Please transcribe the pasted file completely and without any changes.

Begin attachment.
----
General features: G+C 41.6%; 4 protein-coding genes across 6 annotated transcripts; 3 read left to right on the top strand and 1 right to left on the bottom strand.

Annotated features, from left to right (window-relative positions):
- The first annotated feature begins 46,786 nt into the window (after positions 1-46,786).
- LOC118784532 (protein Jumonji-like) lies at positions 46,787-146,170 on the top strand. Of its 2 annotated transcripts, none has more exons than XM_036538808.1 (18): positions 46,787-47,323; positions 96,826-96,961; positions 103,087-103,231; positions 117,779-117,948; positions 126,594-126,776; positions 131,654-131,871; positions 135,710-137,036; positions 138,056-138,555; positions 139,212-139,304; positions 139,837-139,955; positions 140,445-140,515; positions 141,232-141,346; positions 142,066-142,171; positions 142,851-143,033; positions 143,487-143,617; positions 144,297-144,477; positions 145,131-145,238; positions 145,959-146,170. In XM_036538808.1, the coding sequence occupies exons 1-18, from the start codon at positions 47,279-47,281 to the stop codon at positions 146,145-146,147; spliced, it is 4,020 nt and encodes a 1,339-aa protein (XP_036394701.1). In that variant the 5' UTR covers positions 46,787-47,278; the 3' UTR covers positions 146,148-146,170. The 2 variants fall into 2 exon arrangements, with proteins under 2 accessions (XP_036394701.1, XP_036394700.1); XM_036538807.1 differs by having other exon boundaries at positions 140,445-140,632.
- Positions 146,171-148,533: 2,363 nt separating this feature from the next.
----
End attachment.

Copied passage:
General features: G+C 41.6%; 4 protein-coding genes across 6 annotated transcripts; 3 read left to right on the top strand and 1 right to left on the bottom strand.

Annotated features, from left to right (window-relative positions):
- The first annotated feature begins 46,786 nt into the window (after positions 1-46,786).
- LOC118784532 (protein Jumonji-like) lies at positions 46,787-146,170 on the top strand. Of its 2 annotated transcripts, none has more exons than XM_036538808.1 (18): positions 46,787-47,323; positions 96,826-96,961; positions 103,087-103,231; positions 117,779-117,948; positions 126,594-126,776; positions 131,654-131,871; positions 135,710-137,036; positions 138,056-138,555; positions 139,212-139,304; positions 139,837-139,955; positions 140,445-140,515; positions 141,232-141,346; positions 142,066-142,171; positions 142,851-143,033; positions 143,487-143,617; positions 144,297-144,477; positions 145,131-145,238; positions 145,959-146,170. In XM_036538808.1, the coding sequence occupies exons 1-18, from the start codon at positions 47,279-47,281 to the stop codon at positions 146,145-146,147; spliced, it is 4,020 nt and encodes a 1,339-aa protein (XP_036394701.1). In that variant the 5' UTR covers positions 46,787-47,278; the 3' UTR covers positions 146,148-146,170. The 2 variants fall into 2 exon arrangements, with proteins under 2 accessions (XP_036394701.1, XP_036394700.1); XM_036538807.1 differs by having other exon boundaries at positions 140,445-140,632.
- Positions 146,171-148,533: 2,363 nt separating this feature from the next.